Recall that for step test data like that above, *T*p is the time that passes from when the PV shows its first clear movement until when it reaches 63% of the total DPV change that is going to occur (more discussion on computing *T*p here).

Since *T*p marks the passage of time, a larger time constant describes a process that will take longer to complete its response. Put another way, a process with a larger *T*p moves slower in response to changes in CO.

A very important observation in the above plot is that the yellow model curve, even though it moves more slowly than in the base case, ultimately reaches and levels out at the black PV data line. This is because the model response was generated using the base case Kp = – 0.51.

If we accept that the size of Kp alone dictates “how far” a response will travel, then this result is consistent with our understanding.

Below we show the yellow FOPDT model response using the base case Kp and Өp. The response curve is different because the model computation uses a process time constant that has been decreased from the base case *T*p = 2.2 down to *T*p = 1.0.

A smaller *T*p means a process will take a shorter amount of time to complete its response. Thus, a process with a smaller time constant is one that moves faster in response to CO changes.

Again note that the yellow model response curve levels out at the black PV data line because the base case value of Kp = – 0.51 was used in computing “how far” the model response will travel.

**Өp is the “With How Much Delay” Variable**

If we examine all of the plots above we can observe that the “how much delay” behavior of the yellow model response curves are all the same, regardless of changes in Kp or *T*p.

That is, the time delay that passes from when the CO step is made until when the model shows its first clear response to that action is the same regardless of the process gain and/or time constant values used (more discussion on computing Өp here).

This is because it is Өp alone that dictates the “how much delay” model response behavior.

To illustrate, below we compute and display the FOPDT model response curve using the base case process gain, Kp, and time constant,* T*p. The yellow response is different in the plot below because the model dead time has been increased from the base case value of Өp = 0.78 up to Өp = 2.0.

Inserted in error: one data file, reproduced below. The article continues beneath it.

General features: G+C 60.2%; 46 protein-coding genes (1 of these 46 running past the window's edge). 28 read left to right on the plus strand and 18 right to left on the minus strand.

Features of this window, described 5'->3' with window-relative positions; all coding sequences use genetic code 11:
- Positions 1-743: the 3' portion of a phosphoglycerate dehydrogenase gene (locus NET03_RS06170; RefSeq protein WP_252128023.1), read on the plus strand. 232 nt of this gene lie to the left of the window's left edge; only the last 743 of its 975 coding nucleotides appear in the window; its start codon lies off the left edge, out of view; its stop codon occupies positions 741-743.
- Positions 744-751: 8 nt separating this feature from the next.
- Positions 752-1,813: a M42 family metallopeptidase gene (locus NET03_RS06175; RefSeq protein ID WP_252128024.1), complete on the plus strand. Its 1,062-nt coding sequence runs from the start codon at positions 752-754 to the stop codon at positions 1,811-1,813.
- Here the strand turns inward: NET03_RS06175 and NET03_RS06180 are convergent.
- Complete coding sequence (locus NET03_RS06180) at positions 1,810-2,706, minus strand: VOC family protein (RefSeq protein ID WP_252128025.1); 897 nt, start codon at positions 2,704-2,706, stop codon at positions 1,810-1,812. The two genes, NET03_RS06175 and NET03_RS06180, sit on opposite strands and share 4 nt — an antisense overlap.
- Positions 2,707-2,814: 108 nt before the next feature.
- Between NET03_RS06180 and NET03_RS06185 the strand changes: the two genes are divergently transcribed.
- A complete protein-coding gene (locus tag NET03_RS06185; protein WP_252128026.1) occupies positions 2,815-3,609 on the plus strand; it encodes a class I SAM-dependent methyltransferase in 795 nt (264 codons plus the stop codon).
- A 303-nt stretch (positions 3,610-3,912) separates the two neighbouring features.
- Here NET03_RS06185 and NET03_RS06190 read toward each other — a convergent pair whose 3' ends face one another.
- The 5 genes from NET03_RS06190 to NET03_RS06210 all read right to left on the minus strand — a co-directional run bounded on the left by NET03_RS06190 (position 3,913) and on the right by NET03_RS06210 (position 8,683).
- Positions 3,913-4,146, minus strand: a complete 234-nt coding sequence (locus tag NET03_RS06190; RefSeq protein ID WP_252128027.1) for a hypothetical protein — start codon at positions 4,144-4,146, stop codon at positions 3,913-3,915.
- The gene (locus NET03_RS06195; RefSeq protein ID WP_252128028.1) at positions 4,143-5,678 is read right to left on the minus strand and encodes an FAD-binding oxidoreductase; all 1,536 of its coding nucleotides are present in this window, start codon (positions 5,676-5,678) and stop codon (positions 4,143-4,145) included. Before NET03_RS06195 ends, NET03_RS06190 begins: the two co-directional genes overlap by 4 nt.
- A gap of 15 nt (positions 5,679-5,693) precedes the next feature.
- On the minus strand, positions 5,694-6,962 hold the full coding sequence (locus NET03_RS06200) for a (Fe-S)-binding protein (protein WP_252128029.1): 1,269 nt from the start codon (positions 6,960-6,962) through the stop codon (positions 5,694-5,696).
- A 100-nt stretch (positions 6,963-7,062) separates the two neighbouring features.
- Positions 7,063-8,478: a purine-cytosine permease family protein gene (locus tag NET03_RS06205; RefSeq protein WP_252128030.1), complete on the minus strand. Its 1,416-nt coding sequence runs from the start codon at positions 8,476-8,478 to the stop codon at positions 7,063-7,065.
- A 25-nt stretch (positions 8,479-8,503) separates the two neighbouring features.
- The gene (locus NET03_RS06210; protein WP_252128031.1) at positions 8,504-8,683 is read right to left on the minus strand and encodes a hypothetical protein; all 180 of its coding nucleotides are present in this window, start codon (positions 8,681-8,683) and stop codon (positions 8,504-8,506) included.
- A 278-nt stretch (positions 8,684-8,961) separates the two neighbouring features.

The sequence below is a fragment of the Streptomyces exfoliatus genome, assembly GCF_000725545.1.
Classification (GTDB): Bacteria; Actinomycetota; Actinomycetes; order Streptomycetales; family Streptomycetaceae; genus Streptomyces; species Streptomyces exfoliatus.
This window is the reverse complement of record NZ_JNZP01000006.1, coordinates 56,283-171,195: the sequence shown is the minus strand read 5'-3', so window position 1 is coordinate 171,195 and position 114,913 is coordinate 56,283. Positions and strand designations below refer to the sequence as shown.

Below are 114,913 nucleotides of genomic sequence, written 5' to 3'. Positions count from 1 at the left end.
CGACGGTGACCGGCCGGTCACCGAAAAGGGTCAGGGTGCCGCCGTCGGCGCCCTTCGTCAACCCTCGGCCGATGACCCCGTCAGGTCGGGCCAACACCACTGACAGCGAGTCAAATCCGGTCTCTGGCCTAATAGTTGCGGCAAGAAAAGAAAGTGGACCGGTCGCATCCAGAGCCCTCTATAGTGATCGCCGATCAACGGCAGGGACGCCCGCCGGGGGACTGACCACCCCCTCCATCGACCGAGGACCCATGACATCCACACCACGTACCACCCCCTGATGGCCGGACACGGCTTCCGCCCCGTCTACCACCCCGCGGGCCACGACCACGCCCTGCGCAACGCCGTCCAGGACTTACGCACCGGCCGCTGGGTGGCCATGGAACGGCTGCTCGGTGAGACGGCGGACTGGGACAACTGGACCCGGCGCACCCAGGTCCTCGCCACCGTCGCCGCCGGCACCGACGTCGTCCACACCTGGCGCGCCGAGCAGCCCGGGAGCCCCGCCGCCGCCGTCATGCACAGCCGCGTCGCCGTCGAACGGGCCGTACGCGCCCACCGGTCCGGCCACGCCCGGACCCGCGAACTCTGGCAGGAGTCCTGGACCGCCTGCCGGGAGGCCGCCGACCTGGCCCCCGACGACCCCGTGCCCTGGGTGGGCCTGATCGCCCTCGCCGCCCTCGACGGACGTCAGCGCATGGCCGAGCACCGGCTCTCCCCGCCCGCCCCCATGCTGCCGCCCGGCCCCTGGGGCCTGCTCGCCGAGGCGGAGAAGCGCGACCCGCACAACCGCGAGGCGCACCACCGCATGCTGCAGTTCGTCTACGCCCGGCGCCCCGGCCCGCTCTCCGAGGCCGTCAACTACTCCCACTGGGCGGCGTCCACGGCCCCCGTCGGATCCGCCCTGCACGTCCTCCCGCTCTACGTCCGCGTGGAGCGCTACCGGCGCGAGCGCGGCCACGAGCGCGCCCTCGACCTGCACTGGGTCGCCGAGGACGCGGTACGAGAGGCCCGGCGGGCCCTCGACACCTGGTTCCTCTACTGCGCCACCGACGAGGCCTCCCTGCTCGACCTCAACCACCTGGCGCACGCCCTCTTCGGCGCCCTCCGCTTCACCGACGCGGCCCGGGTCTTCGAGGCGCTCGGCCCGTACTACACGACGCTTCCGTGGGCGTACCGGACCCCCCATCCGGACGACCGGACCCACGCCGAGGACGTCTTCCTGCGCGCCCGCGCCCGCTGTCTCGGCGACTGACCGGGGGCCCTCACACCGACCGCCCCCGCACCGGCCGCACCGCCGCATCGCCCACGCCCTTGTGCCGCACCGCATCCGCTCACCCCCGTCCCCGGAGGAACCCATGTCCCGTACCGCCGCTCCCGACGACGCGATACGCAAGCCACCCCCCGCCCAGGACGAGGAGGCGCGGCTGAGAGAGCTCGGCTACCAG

As the plot above shows, increasing dead time simply shifts the yellow model response curve without changing its shape in any fashion. A larger dead time means a longer delay before the response first begins.

The “how far” and “how fast” shape remains identical in the model response curve above because it is Kp and *T*p that dictate these behaviors.

Below we show the yellow FOPDT model response using the base case Kp and *T*p. The response curve is different because the model computation uses a dead time value that has been decreased from the base case Өp = 0.78 down to Өp = 0.

As shown in the plot above, if we specify no delay (i.e., Өp = 0), then the computed yellow model response curve starts to respond the instant that the CO step is made.

**Conclusions
**The above study illustrates that each parameter of the FOPDT model describes a unique characteristic of dynamic process behavior:

▪ Process gain, Kp, describes the direction and how far the PV moves.

▪ Time constant, Tp, describes how fast the PV responds.

▪ Dead time, Өp, describes how much delay occurs before the PV first begins to move.

Knowing how a PV will behave in response to a change in CO is fundamental to controller design and tuning.

For example, a controller must be tuned to make small corrective actions if every CO change causes a large PV response (if Kp is large). And if Kp is small, then the controller must be tuned to make large CO corrective actions whenever the PV starts to drift from set point.

If the time constant of a process is long (if a process responds slowly), then the controller must not be issuing new corrective actions in rapid fire. Rather, the controller must permit previous CO actions to show their impact before computing further actions.

We see exactly how the FOPDT model parameters are used as a basis for controller design and tuning in a host of articles in this e-book.